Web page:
Director Guy Ritchie arrived on the scene with a literal bang almost twenty years ago, following up 1998’s now-classic Lock, Stock, and Two Smoking Barrels with the even-better Snatch in 2000. Blending his distinctive jump-cut, fast-paced style with ultra-violence and some of moviedom’s more colorful characters, Ritchie established himself as a unique voice.
There were a few hiccups in subsequent years (Swept Away, Revolver), but he got back on track with Robert Downey Jr. and the two Sherlock Holmes flicks, and now he’s giving Medieval times a try with King Arthur: Legend of the Sword.
As we all know, a colon in the title can only mean one thing—the launch (or continuation) of a movie franchise. Ritchie (who also co-wrote the screenplay with Lionel Wigram and Joby Harold) chose to kick things off with an origin story, ostensibly to set up a long and enduring series of Arthur movies. Had Legend actually been anything more than the wasted effort it is, he might have been onto something. Instead we’re left to watch a lot of needless wheel-spinning just to get us to the next chapter, which now likely (if the cinema gods are smiling on us) will never come.
Charlie Hunnam stars as young Arthur, but let’s not get ahead of ourselves. Before we get there, we’re given a messy extended prologue that sets everything up; and, yes, that means we’re getting a set up of a set up. Arthur’s father Uther (Eric Bana) is betrayed by his brother Vortigern (Jude Law), who stages a coup, forcing Uther to ship baby Arthur down the river Moses-style.
Unaware of his lineage Arthur grows up in Londinium, learning how to fight and be an all-around rabble-rouser. Meanwhile Vortigern has begun the hunt for Uther’s heir, knowing the young man will surely prove his undoing. He makes every able-bodied and appropriately-aged man attempt to pull the fabled sword from the stone, which Arthur, of course, does.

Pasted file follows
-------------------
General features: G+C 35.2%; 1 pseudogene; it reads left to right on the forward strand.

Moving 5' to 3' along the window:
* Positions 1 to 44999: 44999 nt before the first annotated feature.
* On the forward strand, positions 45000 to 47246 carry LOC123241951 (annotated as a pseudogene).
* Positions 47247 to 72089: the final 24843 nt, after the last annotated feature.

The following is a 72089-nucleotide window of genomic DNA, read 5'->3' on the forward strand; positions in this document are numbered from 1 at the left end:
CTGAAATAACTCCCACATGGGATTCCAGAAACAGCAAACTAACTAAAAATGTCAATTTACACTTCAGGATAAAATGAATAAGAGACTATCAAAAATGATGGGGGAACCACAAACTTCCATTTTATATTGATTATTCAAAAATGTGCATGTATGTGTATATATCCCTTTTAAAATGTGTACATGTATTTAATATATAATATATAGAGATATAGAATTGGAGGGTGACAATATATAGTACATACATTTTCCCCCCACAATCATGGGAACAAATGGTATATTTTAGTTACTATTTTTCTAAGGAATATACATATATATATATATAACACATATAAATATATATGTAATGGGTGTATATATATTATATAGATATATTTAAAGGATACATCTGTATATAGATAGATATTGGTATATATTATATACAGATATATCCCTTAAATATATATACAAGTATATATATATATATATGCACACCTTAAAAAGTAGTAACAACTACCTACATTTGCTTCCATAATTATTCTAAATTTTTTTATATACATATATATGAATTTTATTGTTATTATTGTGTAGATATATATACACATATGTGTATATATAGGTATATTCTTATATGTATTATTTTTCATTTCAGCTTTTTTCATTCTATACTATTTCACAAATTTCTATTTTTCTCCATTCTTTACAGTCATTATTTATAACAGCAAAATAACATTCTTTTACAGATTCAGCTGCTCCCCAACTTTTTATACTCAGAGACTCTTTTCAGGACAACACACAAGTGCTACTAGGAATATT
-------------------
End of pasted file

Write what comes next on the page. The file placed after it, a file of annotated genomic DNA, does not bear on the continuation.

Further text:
Vortigern promptly locks him up, but instead of just killing Arthur on the spot, the king makes a grand spectacle of it, naturally giving Arthur’s allies plenty of time to stage a rescue. Arthur, of course, escapes and then sets out to remove Vortigern from power and try to take his own rightful place as king. Spoiler alert: look at the title.
The problem here is not with Ritchie’s direction; his fans will find stuff to like, including several of his trademarked quick-cut backstory monologues. The battle scenes are choreographed well, and the visual effects are pretty darn nifty throughout. Unfortunately the script is so poorly put together that its shortcomings infect everything else around it. Much of it is either incoherent, sluggish, or both. The story does little other than meander along; clearly Ritchie and his co-writers were confident Legend would only be the first chapter in a franchise of awesome.
Given the finished product, though, the legend stops here. There may once have been a fleeting wisp of glory called Camelot, but we’ll have to (gladly) be content hearing the rest of the tale from someone else.
Worth the 3D glasses?
If you have to sit through it, or if you’re an overly allegiant Ritchie fan, then yes, spring for the snazzy glasses. There’s more than enough going on visually to warrant the extra few bucks.